What Does The Future Look Like? (11 TED Talks)

1. Ian Goldin: Navigating our global future
As globalization and technological advances bring us hurtling towards a new integrated future, Ian Goldin warns that not all people may benefit equally. But, he says, if we can recognize this danger, we might yet realize the possibility of improved life for everyone.

2. Kevin Kelly: The next 5,000 days of the web
At the 2007 EG conference, Kevin Kelly shares a fun stat: The World Wide Web, as we know it, is only 5,000 days old. Now, Kelly asks, how can we predict what’s coming in the next 5,000 days?

3. Juan Enriquez: The next species of human
Even as mega-banks topple, Juan Enriquez, author of As the Future Catches You: How Genomics & Other Forces Are Changing Your Life, Work, Health & Wealth, says the big reboot is yet to come. But don’t look for it on your ballot — or in the stock exchange. It’ll come from science labs, and it promises keener bodies and minds. Our kids are going to be … different. This talk is one of the all time greats.

4. Kirk Citron: And now, the real news
How many of today’s headlines will matter in 100 years? 1000? Kirk Citron’s “Long News” project collects stories that not only matter today, but will resonate for decades — even centuries — to come. At TED2010, he highlights recent headlines with the potential to shape our future.

5. Rob Hopkins: Transition to a world without oil
Rob Hopkins reminds us that the oil our world depends on is steadily running out. He proposes a unique solution to this problem — the Transition response, where we prepare ourselves for life without oil and sacrifice our luxuries to build systems and communities that are completely independent of fossil fuels.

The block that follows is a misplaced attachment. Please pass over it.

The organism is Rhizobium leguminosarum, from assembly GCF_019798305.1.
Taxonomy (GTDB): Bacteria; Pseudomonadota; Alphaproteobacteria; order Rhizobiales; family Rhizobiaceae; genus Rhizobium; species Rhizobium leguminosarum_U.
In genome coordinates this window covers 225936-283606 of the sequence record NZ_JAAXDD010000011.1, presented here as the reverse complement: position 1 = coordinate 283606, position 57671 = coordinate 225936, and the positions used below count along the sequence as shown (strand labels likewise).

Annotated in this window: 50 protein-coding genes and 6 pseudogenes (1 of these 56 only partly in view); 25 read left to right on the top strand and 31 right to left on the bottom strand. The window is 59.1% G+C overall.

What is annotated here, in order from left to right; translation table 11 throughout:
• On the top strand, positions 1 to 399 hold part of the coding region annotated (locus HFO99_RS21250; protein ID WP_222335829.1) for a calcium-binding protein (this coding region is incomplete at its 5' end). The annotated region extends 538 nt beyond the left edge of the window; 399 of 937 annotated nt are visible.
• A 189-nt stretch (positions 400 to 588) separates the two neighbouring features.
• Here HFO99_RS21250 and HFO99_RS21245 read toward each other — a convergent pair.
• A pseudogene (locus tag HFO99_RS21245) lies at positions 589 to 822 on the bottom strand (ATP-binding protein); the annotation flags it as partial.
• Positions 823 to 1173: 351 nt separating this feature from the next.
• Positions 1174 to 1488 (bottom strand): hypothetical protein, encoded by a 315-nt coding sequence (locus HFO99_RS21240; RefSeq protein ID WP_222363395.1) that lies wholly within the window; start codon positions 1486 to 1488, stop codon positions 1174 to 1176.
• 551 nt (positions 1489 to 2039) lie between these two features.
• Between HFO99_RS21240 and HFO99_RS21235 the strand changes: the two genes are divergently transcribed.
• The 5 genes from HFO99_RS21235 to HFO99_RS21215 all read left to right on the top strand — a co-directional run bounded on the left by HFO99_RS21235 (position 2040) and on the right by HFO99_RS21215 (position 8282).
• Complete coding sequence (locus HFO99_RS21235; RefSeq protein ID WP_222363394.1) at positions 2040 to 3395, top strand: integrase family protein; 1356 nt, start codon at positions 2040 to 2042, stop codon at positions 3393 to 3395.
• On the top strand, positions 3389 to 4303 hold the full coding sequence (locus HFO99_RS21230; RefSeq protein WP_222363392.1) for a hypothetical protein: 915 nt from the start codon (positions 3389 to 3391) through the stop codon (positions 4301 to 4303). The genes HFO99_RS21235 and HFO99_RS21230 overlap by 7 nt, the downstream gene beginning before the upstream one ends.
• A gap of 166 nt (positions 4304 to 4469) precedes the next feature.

6. Martin Rees asks: Is this our final century?
Speaking as both an astronomer and “a concerned member of the human race,” Sir Martin Rees examines our planet and its future from a cosmic perspective. He urges action to prevent dark consequences from our scientific and technological development.

7. Nicholas Negroponte, in 1984, makes 5 prediction
With surprising accuracy, Nicholas Negroponte predicts what will happen with CD-ROMs, web interfaces, service kiosks, the touchscreen interface of the iPhone and his own One Laptop per Child project.

8. Danny Hillis: Back to the future (of 1994)
From deep in the TED archive, Danny Hillis outlines an intriguing theory of how and why technological change seems to be accelerating, by linking it to the very evolution of life itself. The presentation techniques he uses may look dated, but the ideas are as relevant as ever.

9. Larry Burns on the future of cars
General Motors veep Larry Burns previews cool next-gen car design: sleek, customizable (and computer-enhanced) vehicles that run clean on hydrogen — and pump energy back into the electrical grid when they’re idle.

10. Aubrey de Grey: A roadmap to end aging
Cambridge researcher Aubrey de Grey argues that aging is merely a disease — and a curable one at that. Humans age in seven basic ways, he says, all of which can be averted.

11. Stewart Brand on the Long Now
Stewart Brand works on the Clock of the Long Now, a timepiece that counts down the next 10,000 years. It’s a beautiful project that asks us to think about the far, far future. Here, he discusses a tricky side problem with the Clock: Where can we put it?

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